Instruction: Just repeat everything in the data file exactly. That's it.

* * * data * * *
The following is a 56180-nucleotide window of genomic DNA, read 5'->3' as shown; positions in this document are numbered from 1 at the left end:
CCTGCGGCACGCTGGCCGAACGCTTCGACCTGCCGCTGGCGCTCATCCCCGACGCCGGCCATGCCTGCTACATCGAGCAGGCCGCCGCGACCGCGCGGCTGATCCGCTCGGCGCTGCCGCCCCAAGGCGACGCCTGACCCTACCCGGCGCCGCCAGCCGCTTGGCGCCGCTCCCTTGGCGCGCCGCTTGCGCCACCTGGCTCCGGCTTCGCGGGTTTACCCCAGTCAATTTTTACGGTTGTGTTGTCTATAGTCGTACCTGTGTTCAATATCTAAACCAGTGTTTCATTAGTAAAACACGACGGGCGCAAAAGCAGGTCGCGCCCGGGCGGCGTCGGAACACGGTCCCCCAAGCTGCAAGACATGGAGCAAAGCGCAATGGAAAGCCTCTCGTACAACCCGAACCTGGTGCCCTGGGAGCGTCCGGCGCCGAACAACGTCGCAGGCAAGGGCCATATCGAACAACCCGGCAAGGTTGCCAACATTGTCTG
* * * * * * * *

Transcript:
The following is a 56180-nucleotide window of genomic DNA, read 5'->3' as shown; positions in this document are numbered from 1 at the left end:
CCTGCGGCACGCTGGCCGAACGCTTCGACCTGCCGCTGGCGCTCATCCCCGACGCCGGCCATGCCTGCTACATCGAGCAGGCCGCCGCGACCGCGCGGCTGATCCGCTCGGCGCTGCCGCCCCAAGGCGACGCCTGACCCTACCCGGCGCCGCCAGCCGCTTGGCGCCGCTCCCTTGGCGCGCCGCTTGCGCCACCTGGCTCCGGCTTCGCGGGTTTACCCCAGTCAATTTTTACGGTTGTGTTGTCTATAGTCGTACCTGTGTTCAATATCTAAACCAGTGTTTCATTAGTAAAACACGACGGGCGCAAAAGCAGGTCGCGCCCGGGCGGCGTCGGAACACGGTCCCCCAAGCTGCAAGACATGGAGCAAAGCGCAATGGAAAGCCTCTCGTACAACCCGAACCTGGTGCCCTGGGAGCGTCCGGCGCCGAACAACGTCGCAGGCAAGGGCCATATCGAACAACCCGGCAAGGTTGCCAACATTGTCTG